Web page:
ELLIS COUNTY – Ellis County residents are up in arms pleading with TxDOT to leave their little piece of paradise alone.
Residents flooded a recent Midlothian City Council meeting voicing their concerns. For some it was difficult to speak without becoming emotional. With the southern option being considered, many residents will lose their peaceful wooded surroundings and gain road noise.
Midlothian resident Vickie Dillow, whose property will be affected if the southern route roadway changes are approved, said it will “potentially devastate” people living along Midlothian’s FM 1387.
Earlier this month TxDOT held a public meeting. Concerned citizens showed up to make their displeasure known.
The southern versus northern route option for the proposed FM 1387 extension has been in the works since the late 1990s/early 2000s. Midlothian, Waxahachie, and Ellis County have had the alignment of this proposed extension on their respective thoroughfare plans since the early 2000s. The goal of the extension is to eventually extend it to IH-35 to provide for better mobility to address the growth the region anticipated.
Years ago when the discussion started it seems the County and other government officials favored the southern option, but that seems to have all changed now. However, the ultimate decision rests with TxDOT.
For those living on the southern route they are concerned about noise, drainage, impact on wildlife and just a general uproar to the peaceful life they bought into when deciding to purchase their homes in the area.
“Cimarron Meadows was not required to dedicate any right-of-way at the time the development was approved in 2001, as that proposed road was not yet adopted into the City or County’s Thoroughfare Plan,” Dillow explained. “The final plat of Cross Creek, Phase 7, approved in 2004, shows the beginnings of that right-of-way dedication for this future extension so that dedication section is 18 years old. By this time, that road was already in place on the Thoroughfare Plan and dedication was required when they subdivided the property.”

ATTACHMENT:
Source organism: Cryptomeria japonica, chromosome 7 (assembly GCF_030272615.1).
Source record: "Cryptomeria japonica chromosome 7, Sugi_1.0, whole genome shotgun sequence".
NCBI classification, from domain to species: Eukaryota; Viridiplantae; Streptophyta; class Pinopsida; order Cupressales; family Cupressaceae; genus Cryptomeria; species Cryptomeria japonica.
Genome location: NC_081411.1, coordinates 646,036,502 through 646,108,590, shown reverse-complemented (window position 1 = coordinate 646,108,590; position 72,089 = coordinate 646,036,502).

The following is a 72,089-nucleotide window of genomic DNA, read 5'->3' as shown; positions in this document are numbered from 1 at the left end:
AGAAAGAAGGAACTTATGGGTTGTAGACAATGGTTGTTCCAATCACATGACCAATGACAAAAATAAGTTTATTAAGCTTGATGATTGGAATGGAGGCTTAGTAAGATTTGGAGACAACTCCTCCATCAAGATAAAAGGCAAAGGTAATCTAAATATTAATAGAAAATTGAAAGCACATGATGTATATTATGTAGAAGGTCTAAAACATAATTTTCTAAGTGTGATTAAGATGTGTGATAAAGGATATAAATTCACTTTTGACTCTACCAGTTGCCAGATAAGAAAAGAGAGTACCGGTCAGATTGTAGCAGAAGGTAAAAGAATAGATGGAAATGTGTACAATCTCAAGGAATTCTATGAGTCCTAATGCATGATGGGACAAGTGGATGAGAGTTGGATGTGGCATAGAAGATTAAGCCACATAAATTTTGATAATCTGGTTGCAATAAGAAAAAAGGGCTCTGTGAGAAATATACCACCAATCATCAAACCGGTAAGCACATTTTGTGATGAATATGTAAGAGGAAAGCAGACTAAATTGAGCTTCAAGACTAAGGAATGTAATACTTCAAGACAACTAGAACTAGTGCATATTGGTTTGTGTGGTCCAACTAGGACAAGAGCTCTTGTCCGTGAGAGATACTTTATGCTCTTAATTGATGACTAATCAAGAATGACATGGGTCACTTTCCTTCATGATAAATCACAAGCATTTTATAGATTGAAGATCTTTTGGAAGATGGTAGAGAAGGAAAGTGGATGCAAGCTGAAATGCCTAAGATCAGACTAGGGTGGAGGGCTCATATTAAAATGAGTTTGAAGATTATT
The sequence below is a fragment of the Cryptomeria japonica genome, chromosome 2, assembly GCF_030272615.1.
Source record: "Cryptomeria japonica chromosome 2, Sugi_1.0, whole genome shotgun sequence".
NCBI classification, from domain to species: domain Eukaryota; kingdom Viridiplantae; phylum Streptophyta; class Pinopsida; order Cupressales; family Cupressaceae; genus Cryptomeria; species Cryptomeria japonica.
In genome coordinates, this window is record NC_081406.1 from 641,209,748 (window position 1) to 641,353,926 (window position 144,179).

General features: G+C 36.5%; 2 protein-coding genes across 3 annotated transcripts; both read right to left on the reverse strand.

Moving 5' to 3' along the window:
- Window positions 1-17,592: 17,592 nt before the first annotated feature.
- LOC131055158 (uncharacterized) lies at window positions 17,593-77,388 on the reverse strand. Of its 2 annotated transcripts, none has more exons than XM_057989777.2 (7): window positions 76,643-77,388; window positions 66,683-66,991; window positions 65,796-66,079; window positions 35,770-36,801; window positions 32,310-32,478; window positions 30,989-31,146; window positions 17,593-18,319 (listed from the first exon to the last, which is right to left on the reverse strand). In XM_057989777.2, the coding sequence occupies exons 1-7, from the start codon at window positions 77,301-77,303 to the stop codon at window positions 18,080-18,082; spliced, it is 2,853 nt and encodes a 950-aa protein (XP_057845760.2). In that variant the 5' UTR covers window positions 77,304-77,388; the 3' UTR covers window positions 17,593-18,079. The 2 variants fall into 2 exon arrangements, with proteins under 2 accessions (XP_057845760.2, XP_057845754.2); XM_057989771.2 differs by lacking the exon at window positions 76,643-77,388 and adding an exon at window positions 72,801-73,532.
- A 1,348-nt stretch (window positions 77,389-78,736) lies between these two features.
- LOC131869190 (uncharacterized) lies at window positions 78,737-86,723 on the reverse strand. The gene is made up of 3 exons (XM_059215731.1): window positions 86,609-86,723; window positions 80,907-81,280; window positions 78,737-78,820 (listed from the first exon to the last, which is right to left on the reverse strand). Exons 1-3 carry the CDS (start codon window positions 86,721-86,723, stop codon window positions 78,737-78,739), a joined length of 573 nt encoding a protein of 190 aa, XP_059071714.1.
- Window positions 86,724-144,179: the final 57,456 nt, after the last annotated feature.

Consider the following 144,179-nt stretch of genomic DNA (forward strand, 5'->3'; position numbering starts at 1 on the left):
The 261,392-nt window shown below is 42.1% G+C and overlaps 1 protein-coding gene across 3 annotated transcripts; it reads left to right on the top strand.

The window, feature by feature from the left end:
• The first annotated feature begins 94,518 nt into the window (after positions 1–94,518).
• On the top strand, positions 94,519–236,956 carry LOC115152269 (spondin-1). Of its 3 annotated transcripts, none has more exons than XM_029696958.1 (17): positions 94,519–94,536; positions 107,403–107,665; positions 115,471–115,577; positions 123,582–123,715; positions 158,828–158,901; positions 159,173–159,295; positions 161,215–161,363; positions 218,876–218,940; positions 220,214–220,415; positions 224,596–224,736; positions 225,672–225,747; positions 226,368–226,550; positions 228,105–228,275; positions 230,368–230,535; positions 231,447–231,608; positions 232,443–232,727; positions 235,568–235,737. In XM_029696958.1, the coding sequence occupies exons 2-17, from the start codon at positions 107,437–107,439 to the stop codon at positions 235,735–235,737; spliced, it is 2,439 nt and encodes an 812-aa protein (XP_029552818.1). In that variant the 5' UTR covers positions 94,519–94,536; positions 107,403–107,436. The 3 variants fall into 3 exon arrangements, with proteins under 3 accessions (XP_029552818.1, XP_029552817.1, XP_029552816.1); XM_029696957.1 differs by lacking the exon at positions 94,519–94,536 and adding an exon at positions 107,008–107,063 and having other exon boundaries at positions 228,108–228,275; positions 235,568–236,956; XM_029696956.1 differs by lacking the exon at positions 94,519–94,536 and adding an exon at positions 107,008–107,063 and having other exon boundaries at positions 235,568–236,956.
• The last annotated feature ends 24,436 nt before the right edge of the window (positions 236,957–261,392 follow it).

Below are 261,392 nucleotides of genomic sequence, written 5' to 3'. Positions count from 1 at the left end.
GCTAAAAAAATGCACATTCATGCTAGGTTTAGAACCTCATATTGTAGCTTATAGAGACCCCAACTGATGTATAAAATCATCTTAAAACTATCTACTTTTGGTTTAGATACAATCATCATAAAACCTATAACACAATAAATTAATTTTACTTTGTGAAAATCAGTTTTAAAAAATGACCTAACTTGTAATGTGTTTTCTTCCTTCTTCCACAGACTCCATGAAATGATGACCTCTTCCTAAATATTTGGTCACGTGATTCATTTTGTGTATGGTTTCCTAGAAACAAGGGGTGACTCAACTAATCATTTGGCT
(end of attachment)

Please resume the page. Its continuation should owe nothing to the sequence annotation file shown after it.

Dillow also said “When Legacy Estates, Phase 2, did their development in 2019, they were required to dedicate the remaining piece of the right-of-way to satisfy the City’s & County’s Thoroughfare Plan.”
While it is uncertain when TXDOT began considering this project, Dillow said it was before the Legacy Estates homes adjoining it were being built.
“Those homes are on Clayton, Palmer and one on Bandera, she explained. “The last one I found that sold on Clayton, the section behind Cross Creek with tree line, was March 29, 2021, and on Palmer, the last house on this street sold on August 8, 2021. But all the others were much earlier in 2020 or 2021. Every person said they paid more for their lots because they had green space and trees – which is the row for the southern alignment. Everyone I’ve talked to was told it would never be built.”
Dillow said TxDOT seems to currently be making decisions on the area with outdated information.
Thoroughfare Plan Approved September 2020
A thoroughfare plan was approved on September 22, 2020, and the item that passed for the approval of Longbranch to I-35. The remainder of the thoroughfare plan was in October 2019 except for Longbranch to I-35.
In a TxDOT Public Hearing on August 30 and again at the meeting for the three neighborhoods and adjoining properties being affected by the southern alignment in September there was further discussion comparing the two routes. An outline of the consideration of all the parameters, and the impact this route will have on families’ properties and quality of life for those adjoining the new route were discussed at that time.
Dillow wrote in a letter to TxDOT on September 15 why the south option for this project is not an option.
“I along with many other people attended the TXDOT meeting at LCBChurch,” she said. “I found the “Proposed Alignment Matrix” information to be of particular interest to me and I would like to explain what it does and does not take into consideration. TXDOT has proposed two options, both of which meet the requirements for a thoroughfare road ranking both as good to manage congestion-travel time, improve safety and accommodate future traffic, with neither route displacing anyone. Those are the only boxes both options have in common, however, there are several major differences listed that must be addressed.”